For those not familiar with Borderlands 2, this is an action role-playing first-person shooter video game which uses the Unreal Engine 3. According to Wikipedia, the game was a financial success and with 8.5 million copies sold by February 2014, it's 2K Games' best-selling game.

Below you can watch the official Borderlands 2 launch trailer:

(direct video link)

On Linux, Borderlands 2 has the following system requirements:

  • Ubuntu 14.04 / Steam OS (but of course, this doesn't mean it doesn't work on other Linux distributions)

  • Processor: 2.4GHz Intel Core 2 Quad, AMD Phenom II X4

  • Memory: 4 GB RAM

  • HDD space: 13 GB

  • Video card (Nvidia): Geforce 260

  • Video memory: 1GB

The game Steam page mentions that integrated Intel graphics and ATI graphics are currently unsupported for Borderlands 2 on Linux.

Borderlands 2 costs $19.99 but there's a special promotion right now and you can buy the game for $4.99 (75% discount) for the next 32 hours: Borderlands 2 @ Steam.

Borderlands: The Pre-Sequel

Aspyr Media has confirmed that Borderlands: The Pre-Sequel is coming to both Mac and Linux, on 14 October 2014 in North America and on 17 October 2014 outside of North America:

"Borderlands: The Pre-Sequel for Mac and Linux will offer full feature parity with the Windows PC version, including cross-platform multiplayer and SHiFT Support. Plus, Aspyr will be supporting all future DLC releases."

You can pre-order Borderlands: The Pre-Sequel from GameAgent or the Steam store ($59.99).

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Sep 30, 2014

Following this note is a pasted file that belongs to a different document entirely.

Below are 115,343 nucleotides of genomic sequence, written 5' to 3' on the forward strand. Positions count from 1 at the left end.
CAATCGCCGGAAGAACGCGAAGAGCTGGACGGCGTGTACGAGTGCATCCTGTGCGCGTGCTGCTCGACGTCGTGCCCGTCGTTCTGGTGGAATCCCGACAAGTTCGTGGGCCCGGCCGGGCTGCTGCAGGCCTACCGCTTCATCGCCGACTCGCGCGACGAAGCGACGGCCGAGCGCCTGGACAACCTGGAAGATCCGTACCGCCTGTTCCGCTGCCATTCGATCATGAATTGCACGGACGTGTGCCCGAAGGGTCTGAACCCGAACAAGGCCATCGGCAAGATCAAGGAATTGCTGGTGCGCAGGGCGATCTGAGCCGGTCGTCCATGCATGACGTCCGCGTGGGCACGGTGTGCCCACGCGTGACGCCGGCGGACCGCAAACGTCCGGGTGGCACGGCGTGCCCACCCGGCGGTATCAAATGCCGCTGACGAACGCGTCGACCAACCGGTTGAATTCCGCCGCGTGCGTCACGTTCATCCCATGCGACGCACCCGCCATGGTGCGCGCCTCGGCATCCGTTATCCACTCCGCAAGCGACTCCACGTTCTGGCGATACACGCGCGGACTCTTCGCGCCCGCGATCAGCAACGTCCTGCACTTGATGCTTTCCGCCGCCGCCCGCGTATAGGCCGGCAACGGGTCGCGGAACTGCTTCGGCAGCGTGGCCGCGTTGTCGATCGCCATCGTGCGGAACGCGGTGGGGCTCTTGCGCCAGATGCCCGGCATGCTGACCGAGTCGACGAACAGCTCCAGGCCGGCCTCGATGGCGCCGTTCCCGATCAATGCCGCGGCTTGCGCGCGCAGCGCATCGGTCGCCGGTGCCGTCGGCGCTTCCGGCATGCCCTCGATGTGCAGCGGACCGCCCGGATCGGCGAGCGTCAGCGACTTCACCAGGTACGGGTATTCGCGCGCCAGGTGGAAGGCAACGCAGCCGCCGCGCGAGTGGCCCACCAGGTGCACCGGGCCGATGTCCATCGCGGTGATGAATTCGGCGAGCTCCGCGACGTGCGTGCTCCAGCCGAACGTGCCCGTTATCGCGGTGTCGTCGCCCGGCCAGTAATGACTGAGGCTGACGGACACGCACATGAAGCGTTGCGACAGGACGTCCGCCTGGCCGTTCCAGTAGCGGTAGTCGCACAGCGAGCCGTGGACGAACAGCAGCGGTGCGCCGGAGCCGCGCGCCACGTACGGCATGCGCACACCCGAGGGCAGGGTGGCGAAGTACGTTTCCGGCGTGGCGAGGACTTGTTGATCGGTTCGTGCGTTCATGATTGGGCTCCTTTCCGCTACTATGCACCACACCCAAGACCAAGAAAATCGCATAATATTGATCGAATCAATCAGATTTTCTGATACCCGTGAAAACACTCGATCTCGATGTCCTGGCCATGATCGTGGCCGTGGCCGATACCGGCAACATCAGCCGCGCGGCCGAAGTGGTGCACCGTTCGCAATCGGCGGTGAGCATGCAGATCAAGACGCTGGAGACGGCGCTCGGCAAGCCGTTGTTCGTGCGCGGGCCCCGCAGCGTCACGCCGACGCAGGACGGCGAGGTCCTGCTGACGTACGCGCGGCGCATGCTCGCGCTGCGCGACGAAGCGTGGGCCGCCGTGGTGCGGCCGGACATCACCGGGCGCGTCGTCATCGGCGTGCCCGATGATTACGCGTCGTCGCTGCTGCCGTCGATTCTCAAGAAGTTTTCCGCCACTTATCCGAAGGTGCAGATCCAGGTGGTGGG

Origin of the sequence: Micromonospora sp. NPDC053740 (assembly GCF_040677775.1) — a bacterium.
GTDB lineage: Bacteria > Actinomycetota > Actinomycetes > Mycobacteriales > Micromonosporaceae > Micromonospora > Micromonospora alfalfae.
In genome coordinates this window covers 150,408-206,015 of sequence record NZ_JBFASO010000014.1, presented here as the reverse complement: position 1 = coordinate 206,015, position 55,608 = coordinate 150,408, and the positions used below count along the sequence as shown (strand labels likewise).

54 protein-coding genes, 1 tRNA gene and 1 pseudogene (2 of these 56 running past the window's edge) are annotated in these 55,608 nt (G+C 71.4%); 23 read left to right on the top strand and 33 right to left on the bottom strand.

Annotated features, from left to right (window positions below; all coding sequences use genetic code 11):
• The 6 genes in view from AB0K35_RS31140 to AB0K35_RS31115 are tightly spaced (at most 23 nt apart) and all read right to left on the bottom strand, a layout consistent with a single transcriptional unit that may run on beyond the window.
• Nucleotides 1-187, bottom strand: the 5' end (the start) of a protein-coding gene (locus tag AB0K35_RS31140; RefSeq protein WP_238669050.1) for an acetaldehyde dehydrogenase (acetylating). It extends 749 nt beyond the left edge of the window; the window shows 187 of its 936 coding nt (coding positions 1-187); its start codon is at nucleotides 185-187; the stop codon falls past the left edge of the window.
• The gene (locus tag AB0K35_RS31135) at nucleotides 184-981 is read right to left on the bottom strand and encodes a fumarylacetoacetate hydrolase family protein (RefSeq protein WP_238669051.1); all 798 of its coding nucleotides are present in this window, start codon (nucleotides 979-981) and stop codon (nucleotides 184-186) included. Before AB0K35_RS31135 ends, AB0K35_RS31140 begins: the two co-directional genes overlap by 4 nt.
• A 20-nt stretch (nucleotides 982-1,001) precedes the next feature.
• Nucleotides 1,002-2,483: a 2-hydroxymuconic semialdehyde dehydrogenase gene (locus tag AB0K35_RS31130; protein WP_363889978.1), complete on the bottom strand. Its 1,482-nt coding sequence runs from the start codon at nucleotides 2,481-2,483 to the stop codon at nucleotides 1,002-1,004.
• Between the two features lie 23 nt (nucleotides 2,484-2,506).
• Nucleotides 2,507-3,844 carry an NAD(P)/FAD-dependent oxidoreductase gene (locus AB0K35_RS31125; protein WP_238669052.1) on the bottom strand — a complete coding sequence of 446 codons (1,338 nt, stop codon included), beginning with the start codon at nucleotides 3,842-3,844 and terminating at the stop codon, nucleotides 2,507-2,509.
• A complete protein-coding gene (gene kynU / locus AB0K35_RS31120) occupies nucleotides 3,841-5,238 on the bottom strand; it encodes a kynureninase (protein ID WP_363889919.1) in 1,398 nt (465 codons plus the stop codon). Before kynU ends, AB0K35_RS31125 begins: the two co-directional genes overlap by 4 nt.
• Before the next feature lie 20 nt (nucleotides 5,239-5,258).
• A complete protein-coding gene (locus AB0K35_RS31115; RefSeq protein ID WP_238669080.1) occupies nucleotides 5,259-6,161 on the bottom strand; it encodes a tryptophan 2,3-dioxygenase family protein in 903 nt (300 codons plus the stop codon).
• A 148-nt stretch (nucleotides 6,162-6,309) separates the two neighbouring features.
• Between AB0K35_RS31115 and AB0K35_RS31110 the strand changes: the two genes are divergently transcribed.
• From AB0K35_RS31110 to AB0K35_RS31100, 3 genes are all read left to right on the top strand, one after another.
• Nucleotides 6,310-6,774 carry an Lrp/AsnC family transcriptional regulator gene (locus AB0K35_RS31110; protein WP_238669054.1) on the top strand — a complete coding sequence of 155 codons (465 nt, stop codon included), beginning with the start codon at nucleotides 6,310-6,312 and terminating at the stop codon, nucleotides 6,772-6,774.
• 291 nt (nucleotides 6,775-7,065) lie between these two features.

Add Collaboration Features to your Website with a Line of Code

Tools like Google Docs include real-time collaboration features that let multiple people work on the same document or spreadsheet at the same time. Then you have screen sharing tools, join.me or Chrome Remote Desktop for example, where there’s a master presenter and remote viewers can follow along.

Website with Real-time Chat

TogetherJS is a Mozilla project that brings similar collaboration features to your own website but without any coding. Once enabled, visitors to your website will be able to interact with each other on your site in real time.

They’ll able to see each other’s cursor (like in Google Docs), the clicks are highlighted and the screen content stays synchronized. Visitors will also have the ability to text chat and audio chat (using WebRTC) with each other while staying on your website. All this and more with a line of code.

Add TogetherJS to your own Website